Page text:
Examples of published methods for obtaining the deflection angle .PHI. are the P101 Preform Analyser by York Technology; "Nondestructive Measurement of Index Profile of an Optical-Fibre Preform" by P. L. Chu, Electronics Letters, Vol. 13, No. 24, pp. 736-738 (1977); "Measurement of Refractice-Index Profile of Optical Fibre Preform", by P. L. Chu and T. Whitebread, Electronics Letters, Vol. 15, No. 10, pp. 295-296 (1979); "Measurement of Refractice-Index Profiles in Optical-Fibre Preforms by Spatial-Filtering Technique", by I. Sasaki, D. N. Payne, and M. J. Adams, Electronics Letters, Vol. 16, No. 6 (1980); and "Laser Beam Refraction Traversely Through a Graded-Index Preform to Determine Refractive Index Ratio and Gradient Profile", by L. S. Watkins, Applied Optics, Vol. 18, No. 13 (1979).

**(b) Focussing method**

Parallel rays are uniformly directed to a cylinder so that the rays become incident to the cylinder at right angles to the longitudinal axis thereof. The deflection function .PHI.(y) is determined from the intensity distribution of the thus directed rays after they leave the cylinder, and the refractive index profile of the cylinder is calculated from the deflection function. As compared with the direct measurement of the deflection angle .PHI. of the preceding method, the measurement of the intensity distribution or intensity change of the rays in this method is easier. However, this method involves an assumption that the incident rays are parallel and never cross with each other, which assumption cannot be realized in practice. Accordingly, this method has a shortcoming in that its spatial resolution is limited.

**(c) Spatial filtering method I**

Referring to FIG. 7, when one of distinct parallel laser beams on a plane perpendicular to the longitudinal axis of a cylinder E such as a preform of optical fibers or the x-axis of FIG. 7 becomes incident to the cylinder E immersed in an index-matching fluid, the beam suffers from deflection while passing through the cylinder E. The deflected beam from the cylinder E is bent by a focussing lens L, so that the beam passes through a focal plane of the lens L at a point which is spaced from the focal point of the lens L by a distance depending on the deflection caused by the cylinder E. Then, the beam is projected onto an image screen I. An optical rotary chopper G or a spatial filter is turned on the above-mentioned focal plane at a constant speed, so that the beam from the lens L is intermittently interrupted by the optical chopper G. The duration of the beam passage through the chopper G depends on the magnitude of the beam deviation from the focal point on the focal plane.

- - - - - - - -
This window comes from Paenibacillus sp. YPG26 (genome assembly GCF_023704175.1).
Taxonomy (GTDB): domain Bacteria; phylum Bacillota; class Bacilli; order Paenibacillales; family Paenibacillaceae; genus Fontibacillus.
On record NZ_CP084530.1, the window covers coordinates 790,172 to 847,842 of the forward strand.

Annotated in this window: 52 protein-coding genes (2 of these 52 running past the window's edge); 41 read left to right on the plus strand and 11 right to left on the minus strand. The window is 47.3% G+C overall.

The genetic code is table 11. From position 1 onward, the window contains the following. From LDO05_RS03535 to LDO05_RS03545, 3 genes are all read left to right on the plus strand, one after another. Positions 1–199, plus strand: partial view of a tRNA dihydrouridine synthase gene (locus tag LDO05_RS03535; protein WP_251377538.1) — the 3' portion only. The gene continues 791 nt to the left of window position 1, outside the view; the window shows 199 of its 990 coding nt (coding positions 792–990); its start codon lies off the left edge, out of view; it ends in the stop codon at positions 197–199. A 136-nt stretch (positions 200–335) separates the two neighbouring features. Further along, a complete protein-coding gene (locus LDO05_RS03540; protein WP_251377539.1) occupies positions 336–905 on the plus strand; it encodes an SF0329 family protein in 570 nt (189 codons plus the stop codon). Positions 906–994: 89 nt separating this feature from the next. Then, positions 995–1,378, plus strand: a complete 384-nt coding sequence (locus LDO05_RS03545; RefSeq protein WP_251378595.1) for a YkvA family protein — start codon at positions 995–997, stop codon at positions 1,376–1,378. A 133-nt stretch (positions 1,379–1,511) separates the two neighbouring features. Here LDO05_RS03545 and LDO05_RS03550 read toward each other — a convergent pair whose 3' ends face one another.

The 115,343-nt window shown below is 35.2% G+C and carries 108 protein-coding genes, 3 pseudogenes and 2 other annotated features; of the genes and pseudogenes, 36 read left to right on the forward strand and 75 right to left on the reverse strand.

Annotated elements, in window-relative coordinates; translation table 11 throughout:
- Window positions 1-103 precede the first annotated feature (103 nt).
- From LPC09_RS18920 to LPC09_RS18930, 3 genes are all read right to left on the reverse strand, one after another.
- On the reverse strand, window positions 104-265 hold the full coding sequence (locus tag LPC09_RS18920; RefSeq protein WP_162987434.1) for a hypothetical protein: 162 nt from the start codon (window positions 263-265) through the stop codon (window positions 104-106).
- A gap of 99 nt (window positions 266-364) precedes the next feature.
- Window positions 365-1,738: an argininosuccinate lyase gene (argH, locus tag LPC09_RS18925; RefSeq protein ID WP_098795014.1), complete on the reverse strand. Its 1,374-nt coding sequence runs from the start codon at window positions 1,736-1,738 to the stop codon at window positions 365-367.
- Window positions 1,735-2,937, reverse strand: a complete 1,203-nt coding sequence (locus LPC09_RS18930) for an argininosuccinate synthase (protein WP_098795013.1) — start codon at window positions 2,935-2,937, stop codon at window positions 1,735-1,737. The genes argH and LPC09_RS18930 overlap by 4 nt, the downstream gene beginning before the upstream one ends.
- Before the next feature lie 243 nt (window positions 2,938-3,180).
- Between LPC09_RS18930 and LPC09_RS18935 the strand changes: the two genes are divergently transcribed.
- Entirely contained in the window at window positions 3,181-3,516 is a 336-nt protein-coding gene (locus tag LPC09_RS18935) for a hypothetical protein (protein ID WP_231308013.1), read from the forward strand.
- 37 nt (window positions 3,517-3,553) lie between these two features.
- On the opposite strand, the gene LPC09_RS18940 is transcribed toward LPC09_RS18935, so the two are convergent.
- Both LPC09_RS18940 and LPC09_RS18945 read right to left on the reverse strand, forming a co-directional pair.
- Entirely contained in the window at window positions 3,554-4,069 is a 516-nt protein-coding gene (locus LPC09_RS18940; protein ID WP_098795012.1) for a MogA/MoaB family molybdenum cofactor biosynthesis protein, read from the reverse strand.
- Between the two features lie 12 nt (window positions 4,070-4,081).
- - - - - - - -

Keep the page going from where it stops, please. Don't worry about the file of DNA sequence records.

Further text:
A light detector J disposed on the image screen I generates ON-OFF signals depending on the presence and absence of the beam projected on the image screen I. The ON portion of the ON-OFF signal represents the duration of the beam passage through the light chopper G, and a time-interval-measuring counter K receives such ON-OFF signals and measures the duration of such beam passage. The thus measured duration of the beam passage indicates the deflection angle .PHI. caused by the cylinder E.

The deflection function .PHI.(y) can be determined by shifting the cylinder E in steps in a direction perpendicular to the incident laser beams or in the y-axis direction of FIG. 7 and measuring the deflection angle .PHI. for each step of the shift. The refractive index profile of the cylinder E can be determined from the deflection function .PHI.(y) as described above.

**(d) Spatial filtering method II**

Referring to FIG. 8, uniform parallel rays of light on a plane perpendicular to the longitudinal axis of a cylinder E or the x-axis are applied to the cylinder E, and the rays suffer from deflection while passing through the cylinder E. The deflected rays are bent by a cylindrical lens M and filtered by a spatial filter N disposed on the focal plane of the cylindrical lens M, so as to produce an image R of the spatial filter N whose configuration indicates the deflection suffered by the incident light rays while passing through the cylinder E. A deflection function .PHI.(y) is determined from the configuration of the image R, and the refractive index profile of the cylinder E is derived from the deflection function .PHI.(y).

The above conventional methods for measuring the refractive index profile of a cylinder facilitates the non-destructive measurement. However, each of such conventional methods has a shortcoming in that it requires the immersion of the cylinder E in an index-matching fluid, so that the measurement by the conventional methods is restricted to immersible cylinders and the process of measurement has been complicated and cumbersome. The index-matching fluid has been necessary because the conventional methods measure the deflection angle, which measurement has been possible only when the refractive index of the medium surrounding the cylinder E is the same as that of the cylinder periphery, namely only when the cylinder is immersed in an index-matching fluid. Besides, the equation giving the optical path in the cylinder, which is essential in deriving the refractive index profile of the cylinder from its deflection function .PHI.(y), has been solved only in the case that the medium surrounding the cylinder is an index-matching fluid or the like which has the same refractive index as that of the cylinder.